Permaculture animal systems and animal routines, extremely important for health and wellbeing of the animal.

Creatures of habit

Creatures of habit

Our cows in the paddock

Most of you would agree when I say that humans are creatures of habit. Some more than others, but in general, if you are fed dinner at 6.30pm every night, and one night there is nothing on the table, you would be really hungry and not very happy. Animals are much the same.

Animals thrive on routine. Our chooks are happier and lay better when they are fed and let out at the same time every morning. They feel secure when they know that they will be locked in their pen (to keep the predators out) at the same time at night. Our cows love being taken into the stockyard at the same time every night. A lot of the time they stand waiting at the gate at that time! It helps that Tom gives them a rub, takes any ticks of them and gives the young ones a feed as well! In the morning they stand waiting for their morning snack and rub and are let out again. (We leave them in the stockyard overnight so that we can collect the manure in the morning, which is then used for compost. We are aiming to make a biodigester in order to collect the methane gas as well.)

Our chooks in the paddock.

Our son feeds the goats at around 5pm. Because we have a rest day on Saturday, the cows are not brought in on the Friday night, and the goats are not fed their snacks on Saturday night. They all know that now, the goats won’t bleat for their food on Saturdays, whereas they will if it is late during the week! Even the dogs know Saturday is a rest day, they just sleep in their beds most of the day, or lie in the sun when it shines… The dogs also like their routine; they know they are fed after we have had our breakfast, so they won’t leave me alone after breakfast, until they’ve had theirs!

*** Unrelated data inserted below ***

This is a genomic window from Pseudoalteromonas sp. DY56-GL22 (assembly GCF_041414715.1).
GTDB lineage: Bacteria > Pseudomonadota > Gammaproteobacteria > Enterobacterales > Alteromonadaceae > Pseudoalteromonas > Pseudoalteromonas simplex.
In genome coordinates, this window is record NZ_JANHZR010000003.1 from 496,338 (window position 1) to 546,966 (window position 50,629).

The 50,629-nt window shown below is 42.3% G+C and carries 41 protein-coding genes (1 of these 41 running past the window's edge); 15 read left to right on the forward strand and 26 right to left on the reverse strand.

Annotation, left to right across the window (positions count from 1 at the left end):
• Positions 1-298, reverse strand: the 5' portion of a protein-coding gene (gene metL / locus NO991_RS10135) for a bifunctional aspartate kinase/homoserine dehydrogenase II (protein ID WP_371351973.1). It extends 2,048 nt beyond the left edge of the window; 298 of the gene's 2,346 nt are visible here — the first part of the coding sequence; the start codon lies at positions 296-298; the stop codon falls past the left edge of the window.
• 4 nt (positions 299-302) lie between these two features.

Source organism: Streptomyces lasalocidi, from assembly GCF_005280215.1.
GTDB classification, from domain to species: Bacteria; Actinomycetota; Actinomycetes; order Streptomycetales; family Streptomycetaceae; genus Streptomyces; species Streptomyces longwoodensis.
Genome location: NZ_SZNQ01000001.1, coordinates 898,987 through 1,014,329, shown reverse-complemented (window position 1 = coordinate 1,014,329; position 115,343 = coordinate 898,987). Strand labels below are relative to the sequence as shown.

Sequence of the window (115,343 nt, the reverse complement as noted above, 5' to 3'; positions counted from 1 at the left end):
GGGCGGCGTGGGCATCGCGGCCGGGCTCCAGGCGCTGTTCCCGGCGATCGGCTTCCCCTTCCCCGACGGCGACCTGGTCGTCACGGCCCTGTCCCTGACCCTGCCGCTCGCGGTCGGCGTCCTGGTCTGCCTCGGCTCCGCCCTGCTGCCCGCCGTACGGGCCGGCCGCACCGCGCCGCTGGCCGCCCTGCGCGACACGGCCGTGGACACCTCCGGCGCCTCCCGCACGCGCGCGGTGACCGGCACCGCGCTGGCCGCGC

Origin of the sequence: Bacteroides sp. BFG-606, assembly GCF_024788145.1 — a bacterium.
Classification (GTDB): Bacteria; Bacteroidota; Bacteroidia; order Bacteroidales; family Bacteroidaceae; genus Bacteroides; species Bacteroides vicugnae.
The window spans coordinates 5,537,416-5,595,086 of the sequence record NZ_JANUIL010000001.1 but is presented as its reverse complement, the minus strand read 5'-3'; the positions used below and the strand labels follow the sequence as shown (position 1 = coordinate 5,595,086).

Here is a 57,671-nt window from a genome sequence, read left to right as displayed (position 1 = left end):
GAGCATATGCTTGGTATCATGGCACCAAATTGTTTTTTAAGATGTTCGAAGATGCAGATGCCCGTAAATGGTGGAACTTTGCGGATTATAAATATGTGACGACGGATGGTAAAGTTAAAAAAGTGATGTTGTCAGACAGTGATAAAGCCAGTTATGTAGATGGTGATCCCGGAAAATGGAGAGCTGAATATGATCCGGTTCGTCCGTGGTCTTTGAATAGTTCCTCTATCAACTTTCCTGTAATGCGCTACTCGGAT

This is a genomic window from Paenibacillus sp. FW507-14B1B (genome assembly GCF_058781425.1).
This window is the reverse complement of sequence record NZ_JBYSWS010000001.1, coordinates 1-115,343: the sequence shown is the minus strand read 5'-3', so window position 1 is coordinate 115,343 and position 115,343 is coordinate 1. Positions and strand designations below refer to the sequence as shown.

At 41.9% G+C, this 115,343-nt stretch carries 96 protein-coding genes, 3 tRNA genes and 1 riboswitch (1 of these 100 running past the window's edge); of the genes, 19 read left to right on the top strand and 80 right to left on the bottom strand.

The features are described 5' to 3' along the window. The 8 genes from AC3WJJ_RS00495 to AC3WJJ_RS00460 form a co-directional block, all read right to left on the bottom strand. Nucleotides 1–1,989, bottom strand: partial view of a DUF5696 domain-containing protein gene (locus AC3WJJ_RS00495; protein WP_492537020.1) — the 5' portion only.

Breakfast please mum!

Routine makes animals a lot easier to handle, they feel more secure, they know what is supposed to happen so there is no stress. Tom leads 2 fully grown cows on ropes at the same time, one in each hand, without any problems. He has to stop to close the gate behind him, which they know, so they stop and turn so he can close it easily. The goats stand where they are to be tied up when they are eating when it is their food time. Our 11 year old son has no problem handling them, because they know where to stand. We tie our animals up when they eat as part of the routine, so they don’t go and finish another animals food when they have finished. Apart from the chickens off course, but the larger animals chase them away if the chickens bother them. Once the animals have finished eating they are freed again.

Our animals are docile and friendly, and we attribute that mostly to routine. The routines we have in place also allows us to be in contact with the animals on a daily basis. The security that the routine instills helps animals not to feel flighty or nervous, a break in that routine takes the enjoyment away from both animals and humans and “if you’re not having fun, you’re doing something wrong”. The animals know what is going to happen in a day and that makes them happy. If all humans had that peace of mind every single day, stress related illnesses would virtually disappear.

The goats on the dam wall

©2012 Permaculture Research Institute Sunshine Coast – Animal routines and animal systems in a Permaculture system.

1 Comment

  1. Totally agree that routine reduces stress in humans as well. We should all slow down a bit and enjoy the ease that a good routine provides. Now I just have to get into that routine myself!
    Cheers, Judith

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